Developing and poorer countries had been demanding that richer and more developed countries should provide financial compensation to them for the loss and damages they have, and will continue to suffer, due to extreme weather events and the impacts of climate change, for which they claim they have had the least amount of responsibility.

UN Secretary General Antonio Guterres has warned negotiators that the blame game is a recipe for mutually assured destruction and urged them to act quickly.

He described what is unfolding at COP27 last evening as a clear breakdown in trust between north and south, with less than 24 "scheduled" hours remaining in the marathon climate negotiations.

Antonia Guterres said the time for talking is over and called for action

It was billed at the "Implementation COP", a summit that would finally get countries to step up and deliver on the Paris Climate accord of 2015.

That would mean increased pledges to cut greenhouse gas emissions, the delivery of €100 billion per year in international climate finance that poorer countries are still waiting for, and an increased focus on efforts to prevent the rise in global temperatures exceeding one point five degrees.

But so far it is not shaping up like that.

A small number of countries tried but failed to get the 1.5 degrees Celsius limit dropped, saying it is unrealistic and too hard to achieve.

The language around phasing out the use of coal has been weakened in a draft text to phasing out "the unabated" use of coal.

Phasing out fossil fuel subsidies has become phasing out and "rationalising inefficient fossil fuel subsidies", another weakening.

Not surprisingly climate activists are alarmed heading into the final day.

Brazilian president-elect Luiz Inacio Lula da Silva, poses for a group photograph with representatives of his country's indigenous people, during the COP27 climate conference

Mr Guterres has said that the most efficient way to re establish trust between the richer and poorer countries - the so-called Global North and Global South - is by finding an ambitious and credible agreement on loss and damage and financial support for developing countries.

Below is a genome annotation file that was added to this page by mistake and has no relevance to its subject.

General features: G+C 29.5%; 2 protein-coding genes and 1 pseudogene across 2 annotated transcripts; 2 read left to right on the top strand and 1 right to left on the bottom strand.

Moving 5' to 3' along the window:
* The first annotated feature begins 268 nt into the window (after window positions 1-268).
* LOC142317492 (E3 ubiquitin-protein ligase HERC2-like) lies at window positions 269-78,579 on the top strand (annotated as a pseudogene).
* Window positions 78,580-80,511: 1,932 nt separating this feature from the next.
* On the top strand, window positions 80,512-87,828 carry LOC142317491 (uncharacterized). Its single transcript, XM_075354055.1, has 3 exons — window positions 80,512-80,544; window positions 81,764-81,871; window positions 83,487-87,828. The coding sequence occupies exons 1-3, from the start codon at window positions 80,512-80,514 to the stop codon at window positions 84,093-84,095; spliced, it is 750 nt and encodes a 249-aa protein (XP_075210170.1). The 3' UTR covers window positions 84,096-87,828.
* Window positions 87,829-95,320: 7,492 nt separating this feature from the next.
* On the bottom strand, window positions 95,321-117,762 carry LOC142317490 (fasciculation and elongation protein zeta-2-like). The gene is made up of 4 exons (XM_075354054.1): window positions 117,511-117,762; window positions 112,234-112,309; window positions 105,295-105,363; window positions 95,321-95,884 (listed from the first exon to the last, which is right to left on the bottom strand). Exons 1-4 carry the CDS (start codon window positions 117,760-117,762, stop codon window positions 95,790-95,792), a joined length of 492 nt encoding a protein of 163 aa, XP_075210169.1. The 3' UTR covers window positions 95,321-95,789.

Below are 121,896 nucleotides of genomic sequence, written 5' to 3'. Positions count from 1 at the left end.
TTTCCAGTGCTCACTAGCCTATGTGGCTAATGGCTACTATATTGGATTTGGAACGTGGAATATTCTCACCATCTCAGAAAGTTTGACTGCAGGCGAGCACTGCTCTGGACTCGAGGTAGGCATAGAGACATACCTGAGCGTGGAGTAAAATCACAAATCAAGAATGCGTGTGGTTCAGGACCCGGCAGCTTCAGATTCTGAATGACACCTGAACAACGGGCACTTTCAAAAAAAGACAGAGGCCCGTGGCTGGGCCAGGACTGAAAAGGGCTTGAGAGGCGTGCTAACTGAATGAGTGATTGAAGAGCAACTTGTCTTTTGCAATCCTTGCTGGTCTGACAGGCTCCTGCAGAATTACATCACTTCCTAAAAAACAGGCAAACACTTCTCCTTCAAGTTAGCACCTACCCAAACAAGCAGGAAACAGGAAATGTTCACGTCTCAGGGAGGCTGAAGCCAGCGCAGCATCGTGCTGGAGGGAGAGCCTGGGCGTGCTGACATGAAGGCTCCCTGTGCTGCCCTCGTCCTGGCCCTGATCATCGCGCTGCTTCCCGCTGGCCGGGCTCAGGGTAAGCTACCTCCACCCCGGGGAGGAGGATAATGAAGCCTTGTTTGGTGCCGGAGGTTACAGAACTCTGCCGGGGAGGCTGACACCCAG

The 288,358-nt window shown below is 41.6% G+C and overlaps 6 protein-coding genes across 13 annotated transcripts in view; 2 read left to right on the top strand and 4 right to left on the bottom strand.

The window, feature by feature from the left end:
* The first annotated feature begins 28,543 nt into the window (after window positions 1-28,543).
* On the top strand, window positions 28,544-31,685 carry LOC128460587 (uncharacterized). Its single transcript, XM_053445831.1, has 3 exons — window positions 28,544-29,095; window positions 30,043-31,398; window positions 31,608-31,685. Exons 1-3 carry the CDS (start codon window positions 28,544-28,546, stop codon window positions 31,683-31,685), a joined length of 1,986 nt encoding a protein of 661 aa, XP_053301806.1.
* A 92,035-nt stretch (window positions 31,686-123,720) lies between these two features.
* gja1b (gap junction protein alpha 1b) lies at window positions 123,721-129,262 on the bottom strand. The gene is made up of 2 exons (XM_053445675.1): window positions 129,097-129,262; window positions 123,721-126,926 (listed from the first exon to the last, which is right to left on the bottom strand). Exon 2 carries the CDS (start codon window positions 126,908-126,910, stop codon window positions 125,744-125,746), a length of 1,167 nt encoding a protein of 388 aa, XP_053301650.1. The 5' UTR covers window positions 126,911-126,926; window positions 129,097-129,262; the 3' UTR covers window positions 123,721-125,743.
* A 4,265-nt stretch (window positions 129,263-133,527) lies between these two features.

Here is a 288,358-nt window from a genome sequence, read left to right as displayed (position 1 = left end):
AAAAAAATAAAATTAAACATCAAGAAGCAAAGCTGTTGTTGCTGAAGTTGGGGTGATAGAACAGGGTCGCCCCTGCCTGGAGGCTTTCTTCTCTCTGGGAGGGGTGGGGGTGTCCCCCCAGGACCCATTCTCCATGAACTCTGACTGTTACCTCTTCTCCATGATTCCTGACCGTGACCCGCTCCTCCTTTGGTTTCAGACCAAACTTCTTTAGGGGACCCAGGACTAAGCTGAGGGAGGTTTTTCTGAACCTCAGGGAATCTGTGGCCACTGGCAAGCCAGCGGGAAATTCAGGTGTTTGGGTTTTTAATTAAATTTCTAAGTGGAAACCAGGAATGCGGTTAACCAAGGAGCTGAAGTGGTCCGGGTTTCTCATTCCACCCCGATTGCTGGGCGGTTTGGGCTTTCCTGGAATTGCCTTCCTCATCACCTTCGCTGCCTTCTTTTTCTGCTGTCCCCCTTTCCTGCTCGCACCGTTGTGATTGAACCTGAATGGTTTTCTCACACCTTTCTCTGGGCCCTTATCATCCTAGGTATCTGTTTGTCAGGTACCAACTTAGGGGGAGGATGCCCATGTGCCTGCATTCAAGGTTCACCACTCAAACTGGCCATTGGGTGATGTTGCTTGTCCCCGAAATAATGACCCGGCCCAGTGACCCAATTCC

Yet the sides are miles apart.

Ministers from poor nations on the frontlines of fiercer floods, droughts and storms said the COP27 talks would let down their hard-hit people if they end without agreement on a fund to deal with worsening "loss and damage" driven by climate change.

"Climate justice delayed will be climate justice denied," said flood-battered Pakistan's climate change minister, Sherry Rehman.

She called for "a bargain between the Global North and the Global South" to set up a fund that would later channel billions of dollars to those bearing the brunt of climate change impacts.

"It is of pivotal importance," she said, noting the recent flood in her country from super-charged monsoon rains - which covered a third of its land - had affected 33 million people.

"Vulnerability should not become a death sentence, because that is what many economies and countries and people are facing," Ms Rehman said, adding that parts of the world could become uninhabitable if climate change continues unchecked.

Activists protest during the COP27 UN Climate Change Conferenc

Mr Guterres said the time for talking on loss and damage finance was over and urged action.

"No one can deny the scale of loss and damage we see around the globe. The world is burning and drowning before our eyes," he told journalists.

"I urge all (government) parties to show that they see it - and get it. Send a clear signal that the voices of those on the frontlines of the crisis are finally being heard," he added.

Some rich nations favour using the new Global Shield Against Climate Risks, which will provide insurance and other social protection to get money fast to disaster-hit communities outside the UN process, in addition to other potential sources of finance such as development banks.

Alioune Ndoye, Senegal's environment minister, noted that the group of 46 least developed countries he represents at the talks are already paying the price for climate change - despite being the smallest contributors to planet-heating emissions.

In Niger and Nigeria, for example, heavy floods this summer displaced 1.5 million people from their homes, he added.

The thorny question facing wealthy governments is where to find more funding when they have yet to meet existing promises of climate finance to vulnerable nations, and are failing to fully cover UN appeals for humanitarian aid, leaving people short of life-saving relief.

Overstretched aid agencies have warned at COP27 that they cannot be expected to meet rising needs from people battered by climate disasters.

Additional reporting Reuters